10 Kavanaugh Scandals That Have Nothing to Do With Sexual Assault

There’s a lot undermining his suitability for the court aside from claims of drinking and misconduct with women.

Saul Loeb/ZUMA

In spite of the sexual assault allegations against him, Brett Kavanaugh is set to receive a Senate vote on Saturday confirming him to the Supreme Court. Since Christine Blasey Ford came forward three weeks ago with her account of an attempted rape, attention has focused on alleged Kavanaugh transgressions involving sex and alcohol. But from the moment Trump put his name forward, Mother Jones has been reporting on numerous other episodes from his past that make him a potentially problematic pick for a lifetime appointment to the country’s highest court.

Here are 10 other things he’s done that could undermine his credibility as a justice:

1. He appears to have lied repeatedly to Congress while under oath. And that was before he was asked about drinking and the Beach Week Ralph Club.

2. He made Russian election interference easier and Robert Mueller’s job harder. In a 2011 ruling, he gutted part of a law restricting foreign influence in US elections.

3. His finances are the murkiest of any recent Supreme Court nominee. He’s refused to explain where he got the money to buy an expensive house, join an exclusive country club, and pay off his substantial debts.

4. He believes assault weapons can’t be banned because they’re “common.” And he defended that opinion in his confirmation hearing.

5. He has close ties to a disgraced judge accused of repeated sexual misconduct. Past clerks of former Judge Alex Kosinski say Kavanaugh’s denials that he knew anything about the judge’s transgressions strain credulity.

6. He wanted to ask Bill Clinton extremely lewd questions. His aggressive work for Ken Starr’s investigation into the president’s relationship with Monica Lewinsky could help explain the hostility toward “the Clintons” he demonstrated before the Senate Judiciary Committee.

7. He has a track record of ruling for whoever’s more powerful. A study found that he backs federal agencies only when doing so helps big corporations.

8. He’s not a fan of affirmative action. Newly released emails show he took a dim view of a government program to support minority-owned businesses.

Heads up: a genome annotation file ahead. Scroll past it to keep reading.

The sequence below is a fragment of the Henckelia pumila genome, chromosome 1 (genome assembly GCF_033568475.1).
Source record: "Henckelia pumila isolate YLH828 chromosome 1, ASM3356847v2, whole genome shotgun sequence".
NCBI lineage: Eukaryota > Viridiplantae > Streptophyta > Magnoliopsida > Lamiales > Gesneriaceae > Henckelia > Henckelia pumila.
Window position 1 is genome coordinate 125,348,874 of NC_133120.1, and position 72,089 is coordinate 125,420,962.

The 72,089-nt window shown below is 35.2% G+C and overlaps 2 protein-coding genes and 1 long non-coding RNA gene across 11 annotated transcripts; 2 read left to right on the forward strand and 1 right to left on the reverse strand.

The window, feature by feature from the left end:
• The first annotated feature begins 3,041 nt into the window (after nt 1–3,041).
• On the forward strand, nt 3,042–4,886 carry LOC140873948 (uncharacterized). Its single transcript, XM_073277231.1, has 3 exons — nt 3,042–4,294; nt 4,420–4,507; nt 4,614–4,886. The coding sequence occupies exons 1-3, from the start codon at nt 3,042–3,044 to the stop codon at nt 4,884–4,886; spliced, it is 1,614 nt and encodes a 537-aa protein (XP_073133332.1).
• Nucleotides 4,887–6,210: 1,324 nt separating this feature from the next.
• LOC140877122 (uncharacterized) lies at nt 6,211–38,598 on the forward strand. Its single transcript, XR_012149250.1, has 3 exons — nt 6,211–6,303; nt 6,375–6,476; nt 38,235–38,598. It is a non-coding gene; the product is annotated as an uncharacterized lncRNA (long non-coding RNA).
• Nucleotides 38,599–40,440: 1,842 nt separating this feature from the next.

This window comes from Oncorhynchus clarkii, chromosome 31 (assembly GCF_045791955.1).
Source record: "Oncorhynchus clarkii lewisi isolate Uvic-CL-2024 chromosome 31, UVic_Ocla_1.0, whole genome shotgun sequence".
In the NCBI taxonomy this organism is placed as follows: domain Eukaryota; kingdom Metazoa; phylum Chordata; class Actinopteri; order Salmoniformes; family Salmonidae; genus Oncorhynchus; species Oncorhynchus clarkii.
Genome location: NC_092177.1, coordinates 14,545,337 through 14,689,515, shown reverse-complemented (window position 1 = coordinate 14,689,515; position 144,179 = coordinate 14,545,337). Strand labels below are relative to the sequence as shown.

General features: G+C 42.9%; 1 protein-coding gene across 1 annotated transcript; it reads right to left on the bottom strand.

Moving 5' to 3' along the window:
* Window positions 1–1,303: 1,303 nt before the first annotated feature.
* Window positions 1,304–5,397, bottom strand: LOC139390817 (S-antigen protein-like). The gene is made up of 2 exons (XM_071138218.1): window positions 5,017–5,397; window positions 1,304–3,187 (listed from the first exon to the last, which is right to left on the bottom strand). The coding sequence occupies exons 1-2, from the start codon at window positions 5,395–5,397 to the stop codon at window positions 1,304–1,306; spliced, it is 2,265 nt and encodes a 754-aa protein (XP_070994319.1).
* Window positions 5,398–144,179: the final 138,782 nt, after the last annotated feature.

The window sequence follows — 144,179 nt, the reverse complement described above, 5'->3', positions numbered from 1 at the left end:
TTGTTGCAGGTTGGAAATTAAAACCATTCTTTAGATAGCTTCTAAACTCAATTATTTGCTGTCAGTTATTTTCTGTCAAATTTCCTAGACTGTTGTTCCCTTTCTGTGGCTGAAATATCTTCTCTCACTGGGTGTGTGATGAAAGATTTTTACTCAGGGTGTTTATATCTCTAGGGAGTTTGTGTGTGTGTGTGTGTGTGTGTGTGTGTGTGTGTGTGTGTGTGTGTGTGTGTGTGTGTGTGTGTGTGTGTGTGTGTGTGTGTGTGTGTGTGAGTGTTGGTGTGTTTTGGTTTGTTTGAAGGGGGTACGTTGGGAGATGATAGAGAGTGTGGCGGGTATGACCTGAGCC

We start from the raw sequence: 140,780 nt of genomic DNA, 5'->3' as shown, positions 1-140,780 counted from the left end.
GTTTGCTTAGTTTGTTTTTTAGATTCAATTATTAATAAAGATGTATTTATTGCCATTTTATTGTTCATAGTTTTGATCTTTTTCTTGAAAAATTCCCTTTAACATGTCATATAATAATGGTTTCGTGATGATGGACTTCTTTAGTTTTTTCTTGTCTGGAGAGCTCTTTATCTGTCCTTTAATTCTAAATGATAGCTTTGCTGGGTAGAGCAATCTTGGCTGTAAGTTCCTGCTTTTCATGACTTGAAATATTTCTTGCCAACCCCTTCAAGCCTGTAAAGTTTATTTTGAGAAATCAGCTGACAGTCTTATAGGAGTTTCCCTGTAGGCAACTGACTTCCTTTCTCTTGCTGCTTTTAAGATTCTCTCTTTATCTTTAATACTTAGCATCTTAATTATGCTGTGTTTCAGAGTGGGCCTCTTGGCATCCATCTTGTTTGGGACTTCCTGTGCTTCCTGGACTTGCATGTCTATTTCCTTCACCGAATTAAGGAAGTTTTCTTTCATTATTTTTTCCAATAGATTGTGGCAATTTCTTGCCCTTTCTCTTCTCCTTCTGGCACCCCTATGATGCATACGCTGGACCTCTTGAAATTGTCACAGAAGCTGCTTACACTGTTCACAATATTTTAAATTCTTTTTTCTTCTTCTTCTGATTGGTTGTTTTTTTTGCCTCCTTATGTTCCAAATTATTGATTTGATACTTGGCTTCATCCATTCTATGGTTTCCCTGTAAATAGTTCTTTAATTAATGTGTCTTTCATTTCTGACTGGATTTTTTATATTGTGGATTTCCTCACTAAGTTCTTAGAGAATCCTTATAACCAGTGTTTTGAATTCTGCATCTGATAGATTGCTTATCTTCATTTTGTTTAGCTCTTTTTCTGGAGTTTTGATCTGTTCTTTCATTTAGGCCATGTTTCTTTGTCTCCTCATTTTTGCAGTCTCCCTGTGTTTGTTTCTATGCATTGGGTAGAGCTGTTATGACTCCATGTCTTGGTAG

9. There are serious questions about his judicial temperament. Can he really be an impartial justice after his tirade before the committee against Democrats and “the Clintons”?

10. He could undo efforts to restore the Supreme Court’s integrity. Chief Justice John Roberts has tried to avoid displays of naked partisanship from the bench. Kavanaugh’s appointment and actions as a justice could negate all that.

DOES IT FEEL LIKE POLITICS IS AT A BREAKING POINT?

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It sure feels that way to me, and here at Mother Jones, we’ve been thinking a lot about what journalism needs to do differently, and how we can have the biggest impact.

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We aim to hire, build a team, and give them the time and space needed to understand how we got here and how we might get out. We want to dig into the forces and decisions that have allowed massive conflicts of interest, influence peddling, and win-at-all-costs politics to flourish.

It's unlike anything we've done, and we have seed funding to get started, but we're looking to raise $500,000 from readers by July when we'll be making key budgeting decisions—and the more resources we have by then, the deeper we can dig. If our plan sounds good to you, please help kickstart it with a tax-deductible donation today.

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Signed by Clara Jeffery

Clara Jeffery, Editor-in-Chief

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